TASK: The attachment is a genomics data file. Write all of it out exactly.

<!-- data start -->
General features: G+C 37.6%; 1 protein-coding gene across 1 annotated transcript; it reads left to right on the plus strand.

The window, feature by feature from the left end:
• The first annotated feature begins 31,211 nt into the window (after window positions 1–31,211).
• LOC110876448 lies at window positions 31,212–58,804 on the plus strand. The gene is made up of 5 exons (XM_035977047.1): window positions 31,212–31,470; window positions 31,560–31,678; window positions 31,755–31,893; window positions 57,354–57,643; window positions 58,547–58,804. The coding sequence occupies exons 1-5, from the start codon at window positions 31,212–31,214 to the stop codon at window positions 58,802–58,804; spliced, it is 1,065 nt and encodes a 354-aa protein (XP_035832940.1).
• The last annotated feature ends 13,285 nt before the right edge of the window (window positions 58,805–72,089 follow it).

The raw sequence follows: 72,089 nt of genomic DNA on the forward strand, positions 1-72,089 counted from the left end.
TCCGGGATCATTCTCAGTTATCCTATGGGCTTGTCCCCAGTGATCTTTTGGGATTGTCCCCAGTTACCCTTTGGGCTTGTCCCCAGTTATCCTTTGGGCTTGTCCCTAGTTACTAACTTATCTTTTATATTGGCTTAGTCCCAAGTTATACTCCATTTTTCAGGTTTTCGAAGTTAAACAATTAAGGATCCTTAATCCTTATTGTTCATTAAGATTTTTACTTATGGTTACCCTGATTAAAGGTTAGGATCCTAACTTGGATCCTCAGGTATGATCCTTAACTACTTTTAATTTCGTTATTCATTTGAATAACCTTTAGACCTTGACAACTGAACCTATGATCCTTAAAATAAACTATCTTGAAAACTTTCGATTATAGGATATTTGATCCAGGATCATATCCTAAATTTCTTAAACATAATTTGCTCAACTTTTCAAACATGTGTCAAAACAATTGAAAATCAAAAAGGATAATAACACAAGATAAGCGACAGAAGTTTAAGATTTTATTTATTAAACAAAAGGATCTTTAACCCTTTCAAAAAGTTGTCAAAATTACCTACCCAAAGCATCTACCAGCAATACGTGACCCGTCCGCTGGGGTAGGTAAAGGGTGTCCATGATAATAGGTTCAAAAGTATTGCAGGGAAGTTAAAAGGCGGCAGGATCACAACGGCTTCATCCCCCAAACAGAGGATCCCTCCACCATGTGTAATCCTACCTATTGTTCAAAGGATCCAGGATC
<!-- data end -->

General features: G+C 37.6%; 1 protein-coding gene across 1 annotated transcript; it reads left to right on the plus strand.

The window, feature by feature from the left end:
• The first annotated feature begins 31,211 nt into the window (after window positions 1–31,211).
• LOC110876448 lies at window positions 31,212–58,804 on the plus strand. The gene is made up of 5 exons (XM_035977047.1): window positions 31,212–31,470; window positions 31,560–31,678; window positions 31,755–31,893; window positions 57,354–57,643; window positions 58,547–58,804. The coding sequence occupies exons 1-5, from the start codon at window positions 31,212–31,214 to the stop codon at window positions 58,802–58,804; spliced, it is 1,065 nt and encodes a 354-aa protein (XP_035832940.1).
• The last annotated feature ends 13,285 nt before the right edge of the window (window positions 58,805–72,089 follow it).

The raw sequence follows: 72,089 nt of genomic DNA on the forward strand, positions 1-72,089 counted from the left end.
TCCGGGATCATTCTCAGTTATCCTATGGGCTTGTCCCCAGTGATCTTTTGGGATTGTCCCCAGTTACCCTTTGGGCTTGTCCCCAGTTATCCTTTGGGCTTGTCCCTAGTTACTAACTTATCTTTTATATTGGCTTAGTCCCAAGTTATACTCCATTTTTCAGGTTTTCGAAGTTAAACAATTAAGGATCCTTAATCCTTATTGTTCATTAAGATTTTTACTTATGGTTACCCTGATTAAAGGTTAGGATCCTAACTTGGATCCTCAGGTATGATCCTTAACTACTTTTAATTTCGTTATTCATTTGAATAACCTTTAGACCTTGACAACTGAACCTATGATCCTTAAAATAAACTATCTTGAAAACTTTCGATTATAGGATATTTGATCCAGGATCATATCCTAAATTTCTTAAACATAATTTGCTCAACTTTTCAAACATGTGTCAAAACAATTGAAAATCAAAAAGGATAATAACACAAGATAAGCGACAGAAGTTTAAGATTTTATTTATTAAACAAAAGGATCTTTAACCCTTTCAAAAAGTTGTCAAAATTACCTACCCAAAGCATCTACCAGCAATACGTGACCCGTCCGCTGGGGTAGGTAAAGGGTGTCCATGATAATAGGTTCAAAAGTATTGCAGGGAAGTTAAAAGGCGGCAGGATCACAACGGCTTCATCCCCCAAACAGAGGATCCCTCCACCATGTGTAATCCTACCTATTGTTCAAAGGATCCAGGATC